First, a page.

HONG KONG- Hong Kong reported a record 8,674 new COVID-19 infections on Wednesday, as authorities announced the toughest social restrictions since the pandemic began to combat the surge, and as the city prepares for compulsory testing of residents.

From Thursday residents will have to show their vaccine record to access venues including supermarkets, malls and restaurants, wear masks for all outdoor exercise, and they will not be allowed to remove masks to eat or drink on public transport.

Hong Kong is pursuing a "dynamic zero COVID" strategy similar to mainland China, aiming to eradicate any outbreaks at all costs instead of trying to live with the virus. The government said on Wednesday it wanted to "reduce the flow of people as much as possible."

Health authorities reported 24 deaths, compared with Tuesday's 32 deaths and 6,211 new cases.

With the city's testing, treatment and isolation capacity already stretched to the maximum, University of Hong Kong researchers predicted new infections could peak at 180,000 a day next month. 

"We are really at the limit," Lau Ka-hin, chief manager for quality and standards of the Hospital Authority, an oversight department, told reporters.

Earlier on Wednesday, Finance Secretary Paul Chan unveiled tax breaks, handouts and subsidies to small businesses and residents, in a 2022/23 budget that aimed to mitigate the impact of curbs that will last at least until April 20.

With bars, gyms and other businesses already closed and shopping malls deserted while many residents work from home, Hong Kong leader Carrie Lam said on Tuesday that schools would break early for summer and resume the new year in August.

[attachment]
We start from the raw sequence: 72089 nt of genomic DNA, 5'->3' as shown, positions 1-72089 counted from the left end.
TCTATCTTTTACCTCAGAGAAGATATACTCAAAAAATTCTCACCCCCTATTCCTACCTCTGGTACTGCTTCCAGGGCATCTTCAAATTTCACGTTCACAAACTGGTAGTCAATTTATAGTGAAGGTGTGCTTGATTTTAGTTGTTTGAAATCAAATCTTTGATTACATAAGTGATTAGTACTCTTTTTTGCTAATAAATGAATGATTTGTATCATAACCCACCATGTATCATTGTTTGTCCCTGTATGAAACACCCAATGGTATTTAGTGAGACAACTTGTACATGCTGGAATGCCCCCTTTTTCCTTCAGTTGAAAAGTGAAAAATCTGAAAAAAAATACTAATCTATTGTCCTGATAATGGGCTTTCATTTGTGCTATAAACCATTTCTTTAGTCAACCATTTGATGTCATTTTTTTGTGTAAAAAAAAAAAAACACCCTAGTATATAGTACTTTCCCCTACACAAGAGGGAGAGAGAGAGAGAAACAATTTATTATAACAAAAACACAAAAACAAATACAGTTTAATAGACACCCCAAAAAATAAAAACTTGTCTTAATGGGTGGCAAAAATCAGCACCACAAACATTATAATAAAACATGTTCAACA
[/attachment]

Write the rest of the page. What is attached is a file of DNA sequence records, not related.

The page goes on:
Parents reacted with dismay, saying they were concerned about their children's education and mental health. 

Some school campuses could be used for testing and isolation as mandatory checks for infections begin next month. Residents would need to test three times, with the city of 7.4 million able to test about one million people a day, Lam said. Since 2020, Hong Kong has registered more than 70,000 COVID-19 infections and more than 350 deaths.

The new restrictions add to a slew of already stringent measures including a ban on gatherings of more than two people and the closure of dining in restaurants past 6.p.m. local time.

Many residents are feeling fatigued at the measures which are the most draconian since the pandemic over two years ago. Separately the city's Security Secretary Chris Tang would isolate at home for two weeks after his wife and domestic helper tested positive for the virus. Hundreds of civil servants and health authorities have been infected in recent weeks.

(Reporting by Marius Zaharia and Farah Master; editing by John Stonestreet and Alexandra Hudson) ((farah.master@thomsonreuters.com; +852 3462 7709;))